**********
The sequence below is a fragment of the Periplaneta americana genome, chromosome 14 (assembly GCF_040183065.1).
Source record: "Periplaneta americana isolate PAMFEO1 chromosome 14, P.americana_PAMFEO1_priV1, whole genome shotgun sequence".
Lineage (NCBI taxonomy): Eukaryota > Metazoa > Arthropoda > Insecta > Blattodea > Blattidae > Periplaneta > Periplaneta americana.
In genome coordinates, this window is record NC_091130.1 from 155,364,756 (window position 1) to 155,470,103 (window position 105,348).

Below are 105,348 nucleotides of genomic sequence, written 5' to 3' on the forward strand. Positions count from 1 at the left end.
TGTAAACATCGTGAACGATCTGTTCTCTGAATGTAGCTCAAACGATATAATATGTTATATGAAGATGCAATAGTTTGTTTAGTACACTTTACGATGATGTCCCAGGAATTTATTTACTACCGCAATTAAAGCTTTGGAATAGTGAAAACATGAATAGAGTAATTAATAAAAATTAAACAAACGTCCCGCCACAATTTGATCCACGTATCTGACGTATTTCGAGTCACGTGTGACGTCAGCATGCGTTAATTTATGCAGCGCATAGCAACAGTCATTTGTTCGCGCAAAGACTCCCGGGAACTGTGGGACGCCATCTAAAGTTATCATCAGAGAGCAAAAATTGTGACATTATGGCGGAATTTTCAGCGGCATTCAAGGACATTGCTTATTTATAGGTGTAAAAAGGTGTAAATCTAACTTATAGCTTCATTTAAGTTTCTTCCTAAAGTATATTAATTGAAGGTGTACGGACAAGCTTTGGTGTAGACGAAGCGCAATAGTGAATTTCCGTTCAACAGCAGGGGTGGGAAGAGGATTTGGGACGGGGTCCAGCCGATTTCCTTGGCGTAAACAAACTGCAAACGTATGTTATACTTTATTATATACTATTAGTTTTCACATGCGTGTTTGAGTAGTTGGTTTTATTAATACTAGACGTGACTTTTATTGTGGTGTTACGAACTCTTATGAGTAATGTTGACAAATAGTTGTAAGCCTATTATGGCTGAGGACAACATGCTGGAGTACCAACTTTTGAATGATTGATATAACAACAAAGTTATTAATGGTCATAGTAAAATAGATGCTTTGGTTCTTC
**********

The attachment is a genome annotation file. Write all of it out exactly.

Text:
The sequence below is a fragment of the Periplaneta americana genome, chromosome 14 (assembly GCF_040183065.1).
Source record: "Periplaneta americana isolate PAMFEO1 chromosome 14, P.americana_PAMFEO1_priV1, whole genome shotgun sequence".
Lineage (NCBI taxonomy): Eukaryota > Metazoa > Arthropoda > Insecta > Blattodea > Blattidae > Periplaneta > Periplaneta americana.
In genome coordinates, this window is record NC_091130.1 from 155,364,756 (window position 1) to 155,470,103 (window position 105,348).

Below are 105,348 nucleotides of genomic sequence, written 5' to 3' on the forward strand. Positions count from 1 at the left end.
TGTAAACATCGTGAACGATCTGTTCTCTGAATGTAGCTCAAACGATATAATATGTTATATGAAGATGCAATAGTTTGTTTAGTACACTTTACGATGATGTCCCAGGAATTTATTTACTACCGCAATTAAAGCTTTGGAATAGTGAAAACATGAATAGAGTAATTAATAAAAATTAAACAAACGTCCCGCCACAATTTGATCCACGTATCTGACGTATTTCGAGTCACGTGTGACGTCAGCATGCGTTAATTTATGCAGCGCATAGCAACAGTCATTTGTTCGCGCAAAGACTCCCGGGAACTGTGGGACGCCATCTAAAGTTATCATCAGAGAGCAAAAATTGTGACATTATGGCGGAATTTTCAGCGGCATTCAAGGACATTGCTTATTTATAGGTGTAAAAAGGTGTAAATCTAACTTATAGCTTCATTTAAGTTTCTTCCTAAAGTATATTAATTGAAGGTGTACGGACAAGCTTTGGTGTAGACGAAGCGCAATAGTGAATTTCCGTTCAACAGCAGGGGTGGGAAGAGGATTTGGGACGGGGTCCAGCCGATTTCCTTGGCGTAAACAAACTGCAAACGTATGTTATACTTTATTATATACTATTAGTTTTCACATGCGTGTTTGAGTAGTTGGTTTTATTAATACTAGACGTGACTTTTATTGTGGTGTTACGAACTCTTATGAGTAATGTTGACAAATAGTTGTAAGCCTATTATGGCTGAGGACAACATGCTGGAGTACCAACTTTTGAATGATTGATATAACAACAAAGTTATTAATGGTCATAGTAAAATAGATGCTTTGGTTCTTC